Early in my career, I was facilitating a manager meeting at a manufacturing plant. There were about 100 people in the session and the managers were going around introducing themselves, one-by-one they stood up and shared a few personal things about themselves.
At the far-right corner of the hall sat a supervisor, from simply observing his demeanor and everyone’s attention on him I could tell that he was one of the factory veterans. At his turn, he stood up and introduced himself using the following words:
“My name is Bill. I don’t remember how many years I have been here, but I have 64 months to go!” and he sat down. There was then awkward laughter in the room.
Can you imagine Bill’s mindset as he gets up in the morning and comes to work each day? It seems to me that the definition of his attitude is “Doing Time“.
He probably had a calendar hanging in his locker and every day he would cross off another day until his “release“.
In a different example, I have a client friend that every time he describes his job to me, he refers to it as his “eight-hour inconvenience“. At first, I laughed when I heard his words. However, after hearing them a few times it started to appear quite tragic. I actually started to feel sorry for him.
First of all, no one works eight hours these days. Most of us spend most of our life at work. Second, who wants to come to an ‘eight-hour inconvenience‘. I don’t know about you, but I want my job to be my eight-hour bliss, self-expression, kicking-ass, having fun and making a difference.
Third story… I have a personal friend who every time I ask her how she is doing she gives me the same answer: “The same shit different day…” Painful!
Let’s be real, not everyone loves their job. If you are one of the people who loves their job, consider yourself very lucky and blessed. It’s a privilege.
Some people find their calling and self-expression in their occupation and job. But others don’t. For some people, their job is purely about the salary. They need the job to pay the bills, and there is absolutely nothing wrong with that. Coming to work to pay the bills is a noble and honorable reason to work.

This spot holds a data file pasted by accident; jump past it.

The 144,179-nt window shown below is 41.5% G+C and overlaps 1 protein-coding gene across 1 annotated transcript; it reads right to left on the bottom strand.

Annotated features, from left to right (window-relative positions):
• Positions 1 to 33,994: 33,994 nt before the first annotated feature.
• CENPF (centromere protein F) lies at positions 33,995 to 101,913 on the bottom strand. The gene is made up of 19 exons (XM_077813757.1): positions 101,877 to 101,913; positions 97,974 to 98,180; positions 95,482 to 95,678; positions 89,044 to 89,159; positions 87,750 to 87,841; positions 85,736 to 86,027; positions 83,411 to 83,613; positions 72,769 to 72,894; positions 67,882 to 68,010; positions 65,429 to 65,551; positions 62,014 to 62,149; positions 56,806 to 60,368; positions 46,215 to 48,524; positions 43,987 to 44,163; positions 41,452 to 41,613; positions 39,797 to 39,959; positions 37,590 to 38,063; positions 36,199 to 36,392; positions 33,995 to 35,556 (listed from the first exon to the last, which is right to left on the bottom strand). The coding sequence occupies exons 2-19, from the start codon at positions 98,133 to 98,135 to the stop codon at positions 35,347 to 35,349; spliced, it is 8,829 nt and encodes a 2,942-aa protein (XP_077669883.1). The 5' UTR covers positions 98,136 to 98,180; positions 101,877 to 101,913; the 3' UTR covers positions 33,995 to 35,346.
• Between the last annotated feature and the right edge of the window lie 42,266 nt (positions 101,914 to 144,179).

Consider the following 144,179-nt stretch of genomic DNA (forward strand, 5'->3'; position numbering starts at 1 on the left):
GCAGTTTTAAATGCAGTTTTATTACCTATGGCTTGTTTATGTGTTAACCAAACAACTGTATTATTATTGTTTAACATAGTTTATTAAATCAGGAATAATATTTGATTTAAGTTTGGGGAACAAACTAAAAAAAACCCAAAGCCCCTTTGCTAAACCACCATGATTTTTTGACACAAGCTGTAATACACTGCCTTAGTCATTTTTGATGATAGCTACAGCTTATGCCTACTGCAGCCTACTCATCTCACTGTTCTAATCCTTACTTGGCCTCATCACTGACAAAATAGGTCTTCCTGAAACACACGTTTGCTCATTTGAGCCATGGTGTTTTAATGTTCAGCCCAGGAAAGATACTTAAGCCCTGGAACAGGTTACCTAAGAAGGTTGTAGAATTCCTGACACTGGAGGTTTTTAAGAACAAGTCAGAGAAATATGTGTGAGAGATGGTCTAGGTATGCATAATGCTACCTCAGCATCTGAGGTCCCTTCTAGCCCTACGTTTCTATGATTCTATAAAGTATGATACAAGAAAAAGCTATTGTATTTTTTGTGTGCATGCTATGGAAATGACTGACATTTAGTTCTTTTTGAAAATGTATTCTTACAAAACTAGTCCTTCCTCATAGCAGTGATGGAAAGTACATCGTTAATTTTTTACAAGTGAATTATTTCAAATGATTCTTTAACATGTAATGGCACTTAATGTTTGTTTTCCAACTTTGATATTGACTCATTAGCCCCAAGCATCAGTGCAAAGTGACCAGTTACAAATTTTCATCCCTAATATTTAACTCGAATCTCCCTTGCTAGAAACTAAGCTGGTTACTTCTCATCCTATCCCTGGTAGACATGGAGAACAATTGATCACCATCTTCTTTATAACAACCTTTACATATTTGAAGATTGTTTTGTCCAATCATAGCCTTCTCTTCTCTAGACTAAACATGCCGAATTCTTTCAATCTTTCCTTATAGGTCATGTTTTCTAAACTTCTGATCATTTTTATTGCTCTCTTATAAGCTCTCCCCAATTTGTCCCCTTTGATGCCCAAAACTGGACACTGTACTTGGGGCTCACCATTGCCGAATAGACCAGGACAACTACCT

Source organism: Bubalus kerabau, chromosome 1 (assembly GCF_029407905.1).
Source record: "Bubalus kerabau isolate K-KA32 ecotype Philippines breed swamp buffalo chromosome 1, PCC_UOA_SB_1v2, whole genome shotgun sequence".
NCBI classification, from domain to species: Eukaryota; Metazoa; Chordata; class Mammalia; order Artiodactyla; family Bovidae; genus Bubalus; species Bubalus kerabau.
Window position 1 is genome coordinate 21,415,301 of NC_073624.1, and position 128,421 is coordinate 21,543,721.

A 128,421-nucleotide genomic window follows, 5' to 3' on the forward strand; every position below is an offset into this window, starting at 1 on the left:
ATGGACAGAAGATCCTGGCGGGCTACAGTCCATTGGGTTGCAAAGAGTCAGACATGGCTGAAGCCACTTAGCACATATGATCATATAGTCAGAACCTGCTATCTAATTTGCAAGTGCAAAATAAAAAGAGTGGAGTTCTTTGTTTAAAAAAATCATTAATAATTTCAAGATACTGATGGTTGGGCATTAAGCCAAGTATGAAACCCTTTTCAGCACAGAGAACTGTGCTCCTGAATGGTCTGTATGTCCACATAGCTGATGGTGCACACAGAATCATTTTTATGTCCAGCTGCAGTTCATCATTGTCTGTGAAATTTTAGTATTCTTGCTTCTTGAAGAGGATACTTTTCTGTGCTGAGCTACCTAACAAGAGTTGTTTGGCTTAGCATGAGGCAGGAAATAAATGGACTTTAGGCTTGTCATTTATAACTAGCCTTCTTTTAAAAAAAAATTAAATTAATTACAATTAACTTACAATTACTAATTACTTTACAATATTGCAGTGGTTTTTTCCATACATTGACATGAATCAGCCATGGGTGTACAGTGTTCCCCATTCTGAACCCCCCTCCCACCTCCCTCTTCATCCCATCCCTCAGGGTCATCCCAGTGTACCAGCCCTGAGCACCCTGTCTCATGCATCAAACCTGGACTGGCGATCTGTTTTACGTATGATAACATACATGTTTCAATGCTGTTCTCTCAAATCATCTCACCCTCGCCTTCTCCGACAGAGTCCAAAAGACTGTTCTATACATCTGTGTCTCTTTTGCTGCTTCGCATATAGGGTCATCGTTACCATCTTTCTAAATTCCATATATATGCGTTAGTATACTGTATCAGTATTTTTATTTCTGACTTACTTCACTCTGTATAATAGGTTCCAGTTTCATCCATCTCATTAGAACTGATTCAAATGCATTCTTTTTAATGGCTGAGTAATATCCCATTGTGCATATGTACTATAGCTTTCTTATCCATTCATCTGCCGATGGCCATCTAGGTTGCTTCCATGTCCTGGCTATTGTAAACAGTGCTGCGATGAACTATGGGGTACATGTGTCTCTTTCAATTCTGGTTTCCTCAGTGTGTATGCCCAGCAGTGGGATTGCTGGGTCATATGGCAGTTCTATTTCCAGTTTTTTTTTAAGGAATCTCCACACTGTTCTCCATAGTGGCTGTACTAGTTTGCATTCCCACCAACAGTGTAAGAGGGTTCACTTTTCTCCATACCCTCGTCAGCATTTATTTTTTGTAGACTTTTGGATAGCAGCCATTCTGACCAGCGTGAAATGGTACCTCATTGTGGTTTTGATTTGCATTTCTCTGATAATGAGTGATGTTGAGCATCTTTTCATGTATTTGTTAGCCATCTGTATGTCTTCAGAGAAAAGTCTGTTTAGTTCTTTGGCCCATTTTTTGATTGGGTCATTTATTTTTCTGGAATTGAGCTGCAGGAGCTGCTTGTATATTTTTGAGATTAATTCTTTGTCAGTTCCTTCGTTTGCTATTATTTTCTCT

My father in law used to say “No matter what your occupation or job is, any employment honors its employee“.
However, if you want to stay powerful, centered and present at work and not lose yourself, I recommend you adhere to the following principles:
- If you love your job, count your blessings, be happy and make the biggest difference you can.
- If you don’t love your job make sure you can genuinely choose your job, own your job or at least accept your job.
- If you can’t at lease choose, own or accept your job – leave your job and find another job that you can either love or at least choose, own or accept.
- Under any circumstances, do not accept or tolerate suffering.
It takes a certain level of numbness to stay at a job you are suffering in.
It’s like when your immune system is weak, the body is susceptive to disease. When you are deadened, you lose your self-expression, joy, creativity, and power. As a result, you are much more susceptive to become cynical, resigned, negative and a resentful victim.
It takes commitment and courage to not accept and buy into resignation, cynicism and the victim mentality.
There are two types of people that you could surround yourself with:
- Those who are negative and cynical victims, who frequently complain and blame others
- Those who are not interested in drama and mischief, and always take ownership and look to learn from their successes and failures.
The former will drain your energy and do everything to drag you down with them. The latter will support you to stay centered, strong and true to your greater self.
I am sure you know who to hang out with….